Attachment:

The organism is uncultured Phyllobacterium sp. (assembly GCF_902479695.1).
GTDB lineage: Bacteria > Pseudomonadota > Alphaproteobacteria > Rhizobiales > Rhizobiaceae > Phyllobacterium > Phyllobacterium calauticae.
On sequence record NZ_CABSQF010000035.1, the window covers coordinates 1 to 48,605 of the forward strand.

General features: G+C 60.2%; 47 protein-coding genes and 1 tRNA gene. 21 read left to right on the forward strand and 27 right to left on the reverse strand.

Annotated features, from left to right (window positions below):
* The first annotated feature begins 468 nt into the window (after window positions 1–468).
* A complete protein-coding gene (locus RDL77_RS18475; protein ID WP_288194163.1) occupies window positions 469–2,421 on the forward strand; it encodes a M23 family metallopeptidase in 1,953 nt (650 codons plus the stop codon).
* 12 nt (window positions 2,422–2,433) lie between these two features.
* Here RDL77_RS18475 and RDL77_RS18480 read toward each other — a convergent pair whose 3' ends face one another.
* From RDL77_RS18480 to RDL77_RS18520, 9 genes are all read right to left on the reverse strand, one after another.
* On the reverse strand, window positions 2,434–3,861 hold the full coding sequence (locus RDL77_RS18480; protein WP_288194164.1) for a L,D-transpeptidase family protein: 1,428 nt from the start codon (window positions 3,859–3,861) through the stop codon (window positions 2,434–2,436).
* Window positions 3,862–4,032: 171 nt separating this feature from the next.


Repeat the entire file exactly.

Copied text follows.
The organism is uncultured Phyllobacterium sp. (assembly GCF_902479695.1).
GTDB lineage: Bacteria > Pseudomonadota > Alphaproteobacteria > Rhizobiales > Rhizobiaceae > Phyllobacterium > Phyllobacterium calauticae.
On sequence record NZ_CABSQF010000035.1, the window covers coordinates 1 to 48,605 of the forward strand.

General features: G+C 60.2%; 47 protein-coding genes and 1 tRNA gene. 21 read left to right on the forward strand and 27 right to left on the reverse strand.

Annotated features, from left to right (window positions below):
* The first annotated feature begins 468 nt into the window (after window positions 1–468).
* A complete protein-coding gene (locus RDL77_RS18475; protein ID WP_288194163.1) occupies window positions 469–2,421 on the forward strand; it encodes a M23 family metallopeptidase in 1,953 nt (650 codons plus the stop codon).
* 12 nt (window positions 2,422–2,433) lie between these two features.
* Here RDL77_RS18475 and RDL77_RS18480 read toward each other — a convergent pair whose 3' ends face one another.
* From RDL77_RS18480 to RDL77_RS18520, 9 genes are all read right to left on the reverse strand, one after another.
* On the reverse strand, window positions 2,434–3,861 hold the full coding sequence (locus RDL77_RS18480; protein WP_288194164.1) for a L,D-transpeptidase family protein: 1,428 nt from the start codon (window positions 3,859–3,861) through the stop codon (window positions 2,434–2,436).
* Window positions 3,862–4,032: 171 nt separating this feature from the next.